|32. Belgium||Hainaut et al126||Cohort too small (4 patients), age limited to <2 mo|
|33. France||Aboulker et al127||Age limited to <3 mo|
|34. France||Faye et al128||Age limited to <1 y|
|35. Germany||Funk et al90||Cohort too small (16 patients)|
|36. Germany 1998||Wintergerst et al129||Cohort too small (15 patients)|
|37. Italy||Canani et al130||Cohort too small (10 patients)|
|38. Italy||Chiappini et al131||Overlap with de Martino et al87, calendar study|
|39. Italy||de Martino et al87||Overlap with PENTA,82 data not used in analysis|
|40. Italy||Vigano et al132||Cohort too small (11 patients), heavily pretreated|
|41. Netherlands 1998||Cohen et al133||Cohort too small (13 patients)|
|42. Spain||Larru et al134||Limited to patients whose conditions failed to respond HAART|
|43. Spain 2006, 2004||Resino et al135,85||Calendar study|
|44. Spain 2003||Sanchez et al136||Overlap with Larru et al134, Kaplan-Meier survival|
|45. Spain||Guillen Martin et al137||Epidemiology/immigrant study, no post-HAART outcomes reported|
|46. Switzerland||Steiner et al138||Overlap with Nadal et al78/Rudin et al79 excludes patients with <72 wk follow-up, growth study,|
|47. UK, Ireland||Gibb et al91||Overlap with PENTA,82 calendar study|
|48. UK, Ireland||Doerholt et al89||Age limited to <12 mo|
|49. 9 countries||Newell et al139||Overlap with PENTA82/Scherpbier et al74, results combined HAART- and non–HAART-treated patients|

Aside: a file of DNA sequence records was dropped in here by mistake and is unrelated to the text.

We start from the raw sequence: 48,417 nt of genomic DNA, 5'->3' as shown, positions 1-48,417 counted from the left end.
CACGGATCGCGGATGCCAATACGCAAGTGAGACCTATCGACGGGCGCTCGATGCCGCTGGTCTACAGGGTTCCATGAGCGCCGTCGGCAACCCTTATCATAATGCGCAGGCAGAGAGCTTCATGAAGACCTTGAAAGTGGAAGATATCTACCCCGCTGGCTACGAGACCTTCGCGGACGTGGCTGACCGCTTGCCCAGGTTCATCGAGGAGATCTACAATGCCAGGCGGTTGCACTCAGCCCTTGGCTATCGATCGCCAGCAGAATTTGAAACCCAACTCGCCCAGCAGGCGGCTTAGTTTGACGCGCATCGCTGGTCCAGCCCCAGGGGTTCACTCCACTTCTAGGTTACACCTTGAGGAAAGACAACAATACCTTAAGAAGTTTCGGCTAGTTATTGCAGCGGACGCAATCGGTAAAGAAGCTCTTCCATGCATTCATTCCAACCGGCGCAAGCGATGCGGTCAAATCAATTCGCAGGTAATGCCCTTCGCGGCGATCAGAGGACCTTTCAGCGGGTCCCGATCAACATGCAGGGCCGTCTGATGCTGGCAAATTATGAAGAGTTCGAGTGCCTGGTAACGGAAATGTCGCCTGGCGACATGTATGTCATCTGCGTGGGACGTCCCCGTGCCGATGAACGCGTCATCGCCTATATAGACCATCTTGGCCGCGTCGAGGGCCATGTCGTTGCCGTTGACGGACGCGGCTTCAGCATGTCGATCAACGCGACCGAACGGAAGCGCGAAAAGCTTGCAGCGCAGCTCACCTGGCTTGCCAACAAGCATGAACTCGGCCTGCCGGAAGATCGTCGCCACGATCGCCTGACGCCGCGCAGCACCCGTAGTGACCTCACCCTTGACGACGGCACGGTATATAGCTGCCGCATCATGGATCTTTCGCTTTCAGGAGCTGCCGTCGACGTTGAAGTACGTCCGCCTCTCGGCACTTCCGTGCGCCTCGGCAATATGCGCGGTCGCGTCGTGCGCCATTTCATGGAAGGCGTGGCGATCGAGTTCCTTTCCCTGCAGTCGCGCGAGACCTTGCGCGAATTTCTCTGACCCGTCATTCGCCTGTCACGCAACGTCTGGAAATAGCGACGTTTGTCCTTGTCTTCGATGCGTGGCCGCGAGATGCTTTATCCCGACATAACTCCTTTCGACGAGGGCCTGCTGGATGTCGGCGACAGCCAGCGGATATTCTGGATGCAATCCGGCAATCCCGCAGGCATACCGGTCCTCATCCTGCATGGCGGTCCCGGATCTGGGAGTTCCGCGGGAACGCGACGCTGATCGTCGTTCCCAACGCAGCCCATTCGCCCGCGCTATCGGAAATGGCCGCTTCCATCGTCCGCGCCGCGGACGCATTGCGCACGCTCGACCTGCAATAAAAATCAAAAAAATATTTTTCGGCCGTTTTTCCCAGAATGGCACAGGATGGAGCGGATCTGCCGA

|50. Europe 2009||Goetghebuer et al140||Limited to infants followed from birth|
|51. US 2001||Abrams et al141||Calendar study|
|52. US 2003||Benjamin et al142||PACTG 300 mono/dual treatment, growth study|
|53. US 2004||Berrien et al143||Adherence study, post-HAART outcomes not reported|
|54. US 2001||Blazevic et al144||Cohort too small (11 patients)|
|55. US 2000||Borkowsky et al145||Overlap with PACTG 338 reports, data not used in analysis|
|56. US 2010||Brady et al146||Calendar/birth-cohort study|
|57. US 2005||Brogly et al147||Overlap with PACTG 219C reports, calendar study, <24 y of age|
|58. US 2004||Brundage et al148||Overlap with PACTG 382 reports, data not used in analysis|
|59. US 2001||Buchacz et al149||Overlap with PACTG 219 reports, growth measures not comparable|
|60. US 2003||Caudill et al83||Results combined HAART- and non–HAART-treated patients|
|61. US 2005||Chadwick et al150||Age limited between 4 wk and 24 mo|
|62. US 2008||Chadwick et al151||Age limited to <6 mo|
|63. US 2001||Chougnet et al152||Overlap with Mueller et al168,169, excluded patients with clinical/immune decline|
|64. US 2002, 2004||Church et al153,9||Cohort too small (14 patients), Enfuvirtide study|
|65. US 1999||Essajee et al154||Limited to severely immunocompromised patients|
|66. US 2004, 2007||Flynn et al155||Age limited to 8–22 y|
|67. US 2007||Glikman et al157||Cohort too small (9 patients), adherence study|
|68. US 2006||Gona et al158||Overlap with PACTG 219, calendar comparison, opportunistic-infection study|
|69. US 2001||Gortmaker et al2||Overlap with PACTG 219, calendar study|